NAMES OF GERMAN INHABITANTS ON BOTH BANKS OF THE MISSISSIPPI ABOVE NEW ORLEANS
RIGHT BANK OF THE MISSISSIPPI. The German Village of Hoffen, 10 Lieues Above New Orleans. November I2th, 1724.
(" FIRST") OLD GERMAN VILLAGE. One mile and a half from the Mississippi and adjoining the "second" village.
The census here informs us that the village just mentioned (the first old German village) had been founded by twenty-one German families, that some had died and others had moved to the river front, having been drowned out by the great hurricane three years previous. Schenck, Thiel and Kobler seem to have come over from the second village. This is the reason why these three had "land at their discretion," there being, as the census remarks, at least 100 arpents of beautifully cleared land in the neighborhood of this village, cleared, no doubt, by the twenty-one German families, the founders of the first village. But now, the census continues, these three men also want to leave and move to the other village (the second one), nearer to those abandoned lands, which they would now like to take up. This, the census man thinks, would be right as far as those lands are concerned which were abandoned more than a year ago, because the parties who left had in the meantime been able to clear enough new land to support their families and to continue farming. The fourteen families remaining in the second village, nearer the river, were all doing well, except the widows, and did not think of moving. Having completed the two villages in the rear, the compiler of the census now evidently begins again at the river front, going down.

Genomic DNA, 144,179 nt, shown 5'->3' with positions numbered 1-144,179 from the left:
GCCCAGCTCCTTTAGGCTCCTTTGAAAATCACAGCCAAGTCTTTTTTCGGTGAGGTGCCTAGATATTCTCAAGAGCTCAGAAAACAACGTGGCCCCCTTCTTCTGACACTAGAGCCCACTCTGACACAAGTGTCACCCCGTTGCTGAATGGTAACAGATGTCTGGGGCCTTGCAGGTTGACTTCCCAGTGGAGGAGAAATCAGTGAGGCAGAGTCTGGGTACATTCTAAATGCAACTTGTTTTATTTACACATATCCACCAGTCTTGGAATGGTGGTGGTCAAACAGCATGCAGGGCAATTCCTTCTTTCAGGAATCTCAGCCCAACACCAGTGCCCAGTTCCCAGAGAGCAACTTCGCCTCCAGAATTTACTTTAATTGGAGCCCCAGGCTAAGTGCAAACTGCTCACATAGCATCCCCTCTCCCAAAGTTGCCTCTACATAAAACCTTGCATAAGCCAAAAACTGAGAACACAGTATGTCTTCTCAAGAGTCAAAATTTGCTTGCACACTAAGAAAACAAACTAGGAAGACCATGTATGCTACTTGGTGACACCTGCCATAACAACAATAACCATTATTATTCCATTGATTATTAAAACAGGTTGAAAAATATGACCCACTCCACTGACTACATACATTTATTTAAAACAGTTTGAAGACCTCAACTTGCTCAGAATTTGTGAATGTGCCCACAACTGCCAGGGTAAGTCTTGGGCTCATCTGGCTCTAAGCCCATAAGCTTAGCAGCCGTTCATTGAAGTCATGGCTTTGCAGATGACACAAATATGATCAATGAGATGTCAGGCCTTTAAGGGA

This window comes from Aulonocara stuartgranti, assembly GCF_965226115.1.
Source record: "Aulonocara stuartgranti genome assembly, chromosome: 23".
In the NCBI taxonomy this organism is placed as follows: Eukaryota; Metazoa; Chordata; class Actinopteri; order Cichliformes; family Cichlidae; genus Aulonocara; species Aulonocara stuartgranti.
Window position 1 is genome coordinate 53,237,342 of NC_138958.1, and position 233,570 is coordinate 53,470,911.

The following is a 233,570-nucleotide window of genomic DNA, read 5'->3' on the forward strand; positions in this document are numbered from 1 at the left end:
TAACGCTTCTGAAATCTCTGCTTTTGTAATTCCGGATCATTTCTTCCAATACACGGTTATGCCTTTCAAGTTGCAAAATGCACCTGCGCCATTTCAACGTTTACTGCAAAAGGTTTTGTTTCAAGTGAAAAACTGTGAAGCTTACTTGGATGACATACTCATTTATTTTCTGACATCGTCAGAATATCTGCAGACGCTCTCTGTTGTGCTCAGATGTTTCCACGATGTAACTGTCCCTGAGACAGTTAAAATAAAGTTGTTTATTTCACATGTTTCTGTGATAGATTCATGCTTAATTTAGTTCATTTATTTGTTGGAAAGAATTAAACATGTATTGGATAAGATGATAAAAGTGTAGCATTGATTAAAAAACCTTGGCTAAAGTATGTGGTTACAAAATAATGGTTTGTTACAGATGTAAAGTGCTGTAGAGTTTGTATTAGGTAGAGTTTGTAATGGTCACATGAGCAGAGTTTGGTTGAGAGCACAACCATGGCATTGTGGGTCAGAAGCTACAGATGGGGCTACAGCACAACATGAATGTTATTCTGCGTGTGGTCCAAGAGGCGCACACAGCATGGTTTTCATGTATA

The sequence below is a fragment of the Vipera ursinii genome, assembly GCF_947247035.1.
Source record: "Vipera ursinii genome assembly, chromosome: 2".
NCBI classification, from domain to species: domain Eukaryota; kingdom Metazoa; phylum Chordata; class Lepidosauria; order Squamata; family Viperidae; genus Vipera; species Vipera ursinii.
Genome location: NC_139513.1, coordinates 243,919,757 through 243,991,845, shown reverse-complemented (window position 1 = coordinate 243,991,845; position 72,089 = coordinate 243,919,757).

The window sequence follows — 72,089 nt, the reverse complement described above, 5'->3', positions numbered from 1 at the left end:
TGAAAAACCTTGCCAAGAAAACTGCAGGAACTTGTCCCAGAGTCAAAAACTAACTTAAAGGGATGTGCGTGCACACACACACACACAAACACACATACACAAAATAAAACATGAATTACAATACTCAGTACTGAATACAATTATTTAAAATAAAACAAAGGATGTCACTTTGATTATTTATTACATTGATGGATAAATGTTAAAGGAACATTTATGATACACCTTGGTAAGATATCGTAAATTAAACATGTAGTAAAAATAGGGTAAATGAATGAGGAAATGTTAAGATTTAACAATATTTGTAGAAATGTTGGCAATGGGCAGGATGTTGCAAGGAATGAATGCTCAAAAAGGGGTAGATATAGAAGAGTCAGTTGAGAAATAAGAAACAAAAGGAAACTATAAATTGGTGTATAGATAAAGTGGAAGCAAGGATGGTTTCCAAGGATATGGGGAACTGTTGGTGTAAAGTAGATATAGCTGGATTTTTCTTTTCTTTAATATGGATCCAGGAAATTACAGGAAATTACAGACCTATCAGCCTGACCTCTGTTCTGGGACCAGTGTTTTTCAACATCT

The official census taken in November, 1724, must always be the principal source of information concerning the founders of the German Coast in Louisiana. It will, therefore, be treated here at some length ; and such notes will be added to it as were taken from other census reports, from church registers, and other official sources. The official census of 1724 embraces the concessions and habitations on both sides of the Mississippi River from New Orleans to and including the German Coast. It consists of two parts of sixty entries each. The first part covers the right bank from the upper limits of the German villages (upper side of Bonnet Carre' bend) down to a point nearly opposite New Orleans ; and the second part begins at the upper town limit of New Orleans on the left bank (at what is now Bienville street) and follows the left bank up the river to a point ten lieues above and opposite the German villages, where the first part began. Concerning the spelling of the German family names the reader is referred to the section of this work on the changes German names suffered at the hands of the French officials. Having met these names in many official records and church registers, and having found the same names spelt differently by many officials, and having also found original signatures of the German people, the author was in many instances able to restore the original German names. Where this was not possible, a question mark follows the name here.
39. Andreas Traeger (now Tregre), of Donauwoerth, Bavaria. Catholic; 37 years old; hunter. His wife with a child at her breast. Three arpents cleared. Two years on the place. "A good worker. Well lodged. His yard, 90 x 90, staked off with palisades. Well cleared. Birds have caused a great deal of damage." One cow from the company. One pig. 1726: Four arpents cleared. 1731: Husband, wife, three children. Two negroes; three cows. Andreas Traeger was the progenitor of all the Tregre families in Louisiana.